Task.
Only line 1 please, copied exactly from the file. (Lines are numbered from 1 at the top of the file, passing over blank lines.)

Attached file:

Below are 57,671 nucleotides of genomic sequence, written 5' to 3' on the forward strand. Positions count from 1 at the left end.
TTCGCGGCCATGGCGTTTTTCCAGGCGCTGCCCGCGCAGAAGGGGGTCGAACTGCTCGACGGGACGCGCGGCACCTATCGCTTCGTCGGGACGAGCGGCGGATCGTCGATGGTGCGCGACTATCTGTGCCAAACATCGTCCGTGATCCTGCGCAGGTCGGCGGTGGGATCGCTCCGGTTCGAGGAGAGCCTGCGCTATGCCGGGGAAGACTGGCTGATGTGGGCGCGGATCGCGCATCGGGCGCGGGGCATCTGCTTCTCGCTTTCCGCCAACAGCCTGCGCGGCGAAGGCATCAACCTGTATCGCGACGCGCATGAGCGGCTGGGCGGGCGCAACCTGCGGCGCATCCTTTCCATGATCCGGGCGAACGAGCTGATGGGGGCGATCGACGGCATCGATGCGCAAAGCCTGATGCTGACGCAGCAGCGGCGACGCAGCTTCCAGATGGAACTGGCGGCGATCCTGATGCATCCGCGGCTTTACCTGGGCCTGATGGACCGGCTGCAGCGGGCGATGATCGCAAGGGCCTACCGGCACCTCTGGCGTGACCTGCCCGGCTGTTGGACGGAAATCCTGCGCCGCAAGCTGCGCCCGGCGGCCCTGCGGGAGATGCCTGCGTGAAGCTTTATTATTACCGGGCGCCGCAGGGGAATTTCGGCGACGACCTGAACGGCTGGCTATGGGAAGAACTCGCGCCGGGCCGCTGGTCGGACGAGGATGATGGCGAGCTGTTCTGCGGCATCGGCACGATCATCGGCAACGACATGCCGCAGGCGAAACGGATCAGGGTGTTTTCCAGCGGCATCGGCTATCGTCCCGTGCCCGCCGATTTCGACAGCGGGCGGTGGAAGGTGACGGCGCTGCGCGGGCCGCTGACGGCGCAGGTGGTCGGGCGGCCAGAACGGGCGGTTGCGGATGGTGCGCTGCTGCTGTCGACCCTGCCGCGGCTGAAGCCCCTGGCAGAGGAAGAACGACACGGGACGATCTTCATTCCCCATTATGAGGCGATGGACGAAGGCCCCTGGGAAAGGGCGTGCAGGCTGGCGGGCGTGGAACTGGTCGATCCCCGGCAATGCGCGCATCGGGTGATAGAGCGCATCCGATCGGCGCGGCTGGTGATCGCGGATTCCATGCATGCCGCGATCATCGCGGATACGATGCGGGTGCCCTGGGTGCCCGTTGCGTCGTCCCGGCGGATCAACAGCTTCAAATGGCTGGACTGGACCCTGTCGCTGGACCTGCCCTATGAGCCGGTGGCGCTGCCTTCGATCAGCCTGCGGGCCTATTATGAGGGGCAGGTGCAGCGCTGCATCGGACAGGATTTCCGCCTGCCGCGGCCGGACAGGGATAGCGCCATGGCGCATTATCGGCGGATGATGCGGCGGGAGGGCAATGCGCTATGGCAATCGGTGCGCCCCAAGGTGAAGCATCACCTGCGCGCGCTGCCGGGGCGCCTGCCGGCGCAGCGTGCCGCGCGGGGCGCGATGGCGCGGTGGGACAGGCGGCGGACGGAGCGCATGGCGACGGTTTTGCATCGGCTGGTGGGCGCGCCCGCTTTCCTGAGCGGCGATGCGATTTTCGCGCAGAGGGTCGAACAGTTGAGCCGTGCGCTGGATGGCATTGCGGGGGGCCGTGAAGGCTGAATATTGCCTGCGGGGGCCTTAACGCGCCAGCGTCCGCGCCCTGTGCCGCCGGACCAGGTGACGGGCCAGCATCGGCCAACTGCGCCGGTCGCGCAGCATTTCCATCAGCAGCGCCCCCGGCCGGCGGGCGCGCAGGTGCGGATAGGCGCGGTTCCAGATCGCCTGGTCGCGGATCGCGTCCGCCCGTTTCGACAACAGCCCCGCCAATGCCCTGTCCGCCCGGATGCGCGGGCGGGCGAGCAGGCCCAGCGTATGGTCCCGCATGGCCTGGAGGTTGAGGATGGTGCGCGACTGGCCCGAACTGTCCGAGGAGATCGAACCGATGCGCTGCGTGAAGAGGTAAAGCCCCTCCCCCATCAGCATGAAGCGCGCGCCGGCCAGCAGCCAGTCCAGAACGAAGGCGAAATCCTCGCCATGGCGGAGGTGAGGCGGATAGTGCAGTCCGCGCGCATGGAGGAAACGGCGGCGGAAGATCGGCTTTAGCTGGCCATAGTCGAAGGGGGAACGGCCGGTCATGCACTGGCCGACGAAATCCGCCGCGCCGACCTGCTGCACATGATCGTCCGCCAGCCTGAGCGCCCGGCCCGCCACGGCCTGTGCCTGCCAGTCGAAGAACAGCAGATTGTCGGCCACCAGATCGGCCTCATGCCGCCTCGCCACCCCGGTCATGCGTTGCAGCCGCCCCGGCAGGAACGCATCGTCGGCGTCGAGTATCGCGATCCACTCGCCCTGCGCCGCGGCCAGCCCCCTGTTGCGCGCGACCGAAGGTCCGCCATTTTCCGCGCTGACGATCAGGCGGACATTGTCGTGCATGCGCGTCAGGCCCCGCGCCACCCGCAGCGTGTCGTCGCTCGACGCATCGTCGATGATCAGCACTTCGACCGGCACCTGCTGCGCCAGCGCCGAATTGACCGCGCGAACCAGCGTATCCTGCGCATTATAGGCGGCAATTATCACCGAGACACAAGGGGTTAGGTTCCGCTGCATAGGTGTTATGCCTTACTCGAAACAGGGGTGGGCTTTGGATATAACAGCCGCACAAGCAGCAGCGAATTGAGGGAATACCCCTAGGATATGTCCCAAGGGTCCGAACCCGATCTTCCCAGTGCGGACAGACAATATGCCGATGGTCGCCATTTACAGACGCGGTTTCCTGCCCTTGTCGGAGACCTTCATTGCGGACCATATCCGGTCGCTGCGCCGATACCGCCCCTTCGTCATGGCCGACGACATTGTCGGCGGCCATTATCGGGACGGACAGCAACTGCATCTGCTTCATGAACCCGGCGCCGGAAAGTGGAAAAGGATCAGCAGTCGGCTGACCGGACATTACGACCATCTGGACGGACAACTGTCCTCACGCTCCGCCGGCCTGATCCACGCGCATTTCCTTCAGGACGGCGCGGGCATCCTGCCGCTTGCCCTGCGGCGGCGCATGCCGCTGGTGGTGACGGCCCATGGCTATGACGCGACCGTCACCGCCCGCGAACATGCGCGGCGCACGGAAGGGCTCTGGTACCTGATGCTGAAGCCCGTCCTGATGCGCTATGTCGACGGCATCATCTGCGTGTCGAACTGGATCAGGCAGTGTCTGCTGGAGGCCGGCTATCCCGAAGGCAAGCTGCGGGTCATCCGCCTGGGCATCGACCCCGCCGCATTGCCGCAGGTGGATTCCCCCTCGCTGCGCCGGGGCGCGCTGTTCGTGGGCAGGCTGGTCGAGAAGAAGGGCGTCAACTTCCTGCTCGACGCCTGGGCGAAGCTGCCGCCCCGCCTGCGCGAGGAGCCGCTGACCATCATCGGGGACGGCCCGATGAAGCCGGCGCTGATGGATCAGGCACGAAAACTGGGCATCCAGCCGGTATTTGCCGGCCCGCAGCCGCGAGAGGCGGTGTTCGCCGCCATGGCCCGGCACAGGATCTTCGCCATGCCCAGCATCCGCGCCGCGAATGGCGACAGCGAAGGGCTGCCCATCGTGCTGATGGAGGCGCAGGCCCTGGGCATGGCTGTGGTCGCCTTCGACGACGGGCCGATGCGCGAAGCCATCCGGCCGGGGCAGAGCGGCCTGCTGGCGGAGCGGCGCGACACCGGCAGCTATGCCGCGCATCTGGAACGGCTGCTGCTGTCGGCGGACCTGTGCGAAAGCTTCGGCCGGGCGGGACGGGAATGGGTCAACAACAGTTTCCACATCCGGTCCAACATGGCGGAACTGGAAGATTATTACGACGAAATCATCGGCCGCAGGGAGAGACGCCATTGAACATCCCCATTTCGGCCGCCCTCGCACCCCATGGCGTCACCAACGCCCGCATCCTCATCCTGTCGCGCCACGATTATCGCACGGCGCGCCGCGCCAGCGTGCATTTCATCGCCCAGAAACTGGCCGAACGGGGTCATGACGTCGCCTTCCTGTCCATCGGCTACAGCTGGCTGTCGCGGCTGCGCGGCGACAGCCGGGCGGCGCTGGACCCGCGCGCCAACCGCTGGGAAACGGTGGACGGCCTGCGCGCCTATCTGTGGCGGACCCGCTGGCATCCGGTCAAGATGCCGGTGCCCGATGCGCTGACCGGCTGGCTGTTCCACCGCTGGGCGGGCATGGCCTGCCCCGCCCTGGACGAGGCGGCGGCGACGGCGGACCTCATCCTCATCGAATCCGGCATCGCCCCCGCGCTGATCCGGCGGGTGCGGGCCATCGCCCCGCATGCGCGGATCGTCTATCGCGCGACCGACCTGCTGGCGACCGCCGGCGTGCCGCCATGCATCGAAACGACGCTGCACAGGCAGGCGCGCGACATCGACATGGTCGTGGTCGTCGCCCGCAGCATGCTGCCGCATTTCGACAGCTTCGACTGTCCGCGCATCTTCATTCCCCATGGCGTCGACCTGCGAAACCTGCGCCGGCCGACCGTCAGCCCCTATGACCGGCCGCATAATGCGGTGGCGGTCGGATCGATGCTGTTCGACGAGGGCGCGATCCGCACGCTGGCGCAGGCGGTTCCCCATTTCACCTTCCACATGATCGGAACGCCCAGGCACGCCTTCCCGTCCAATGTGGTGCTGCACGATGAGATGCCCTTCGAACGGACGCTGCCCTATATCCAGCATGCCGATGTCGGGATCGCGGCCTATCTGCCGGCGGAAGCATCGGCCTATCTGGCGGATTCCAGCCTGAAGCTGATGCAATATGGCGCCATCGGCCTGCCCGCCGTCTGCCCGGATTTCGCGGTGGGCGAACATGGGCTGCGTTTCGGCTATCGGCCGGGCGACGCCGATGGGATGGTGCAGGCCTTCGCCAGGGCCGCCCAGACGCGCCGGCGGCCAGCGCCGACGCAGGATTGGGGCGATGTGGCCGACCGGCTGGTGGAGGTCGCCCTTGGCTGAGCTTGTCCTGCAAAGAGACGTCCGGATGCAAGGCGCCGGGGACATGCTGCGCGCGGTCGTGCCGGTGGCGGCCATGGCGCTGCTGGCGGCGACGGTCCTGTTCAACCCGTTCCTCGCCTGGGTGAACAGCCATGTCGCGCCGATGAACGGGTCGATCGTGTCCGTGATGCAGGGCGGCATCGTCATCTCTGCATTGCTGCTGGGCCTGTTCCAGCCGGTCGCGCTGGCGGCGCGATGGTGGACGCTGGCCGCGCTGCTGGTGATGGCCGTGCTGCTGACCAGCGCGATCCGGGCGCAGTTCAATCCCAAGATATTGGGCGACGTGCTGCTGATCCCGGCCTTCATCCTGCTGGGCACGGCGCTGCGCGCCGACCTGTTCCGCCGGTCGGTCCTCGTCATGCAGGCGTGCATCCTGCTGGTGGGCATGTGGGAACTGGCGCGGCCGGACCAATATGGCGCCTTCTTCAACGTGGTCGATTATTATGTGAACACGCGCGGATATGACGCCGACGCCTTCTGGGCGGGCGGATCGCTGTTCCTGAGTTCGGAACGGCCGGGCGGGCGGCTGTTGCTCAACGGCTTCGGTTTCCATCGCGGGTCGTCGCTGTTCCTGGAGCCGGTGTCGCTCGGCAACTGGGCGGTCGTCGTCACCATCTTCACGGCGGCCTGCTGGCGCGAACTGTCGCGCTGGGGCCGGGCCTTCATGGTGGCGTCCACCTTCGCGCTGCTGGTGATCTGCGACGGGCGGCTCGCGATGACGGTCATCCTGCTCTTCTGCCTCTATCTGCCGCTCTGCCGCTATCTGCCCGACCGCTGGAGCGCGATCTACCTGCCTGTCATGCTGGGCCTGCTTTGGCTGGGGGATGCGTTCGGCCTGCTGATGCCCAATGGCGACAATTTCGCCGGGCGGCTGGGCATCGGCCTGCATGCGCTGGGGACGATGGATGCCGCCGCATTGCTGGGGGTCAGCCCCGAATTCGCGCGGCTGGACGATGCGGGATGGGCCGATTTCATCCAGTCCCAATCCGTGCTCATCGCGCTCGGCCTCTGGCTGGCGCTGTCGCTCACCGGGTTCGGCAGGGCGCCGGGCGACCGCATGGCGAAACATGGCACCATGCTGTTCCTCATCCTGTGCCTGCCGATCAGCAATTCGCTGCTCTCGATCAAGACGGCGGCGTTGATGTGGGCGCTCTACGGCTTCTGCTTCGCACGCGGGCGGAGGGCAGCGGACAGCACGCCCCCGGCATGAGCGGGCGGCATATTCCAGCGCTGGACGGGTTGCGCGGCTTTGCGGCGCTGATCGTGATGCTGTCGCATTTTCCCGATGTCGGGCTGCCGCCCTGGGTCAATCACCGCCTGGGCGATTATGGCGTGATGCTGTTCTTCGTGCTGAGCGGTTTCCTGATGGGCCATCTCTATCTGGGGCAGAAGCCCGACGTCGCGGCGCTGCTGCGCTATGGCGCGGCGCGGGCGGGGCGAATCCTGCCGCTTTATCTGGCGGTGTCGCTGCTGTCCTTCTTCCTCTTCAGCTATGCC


Below are 57,671 nucleotides of genomic sequence, written 5' to 3' on the forward strand. Positions count from 1 at the left end.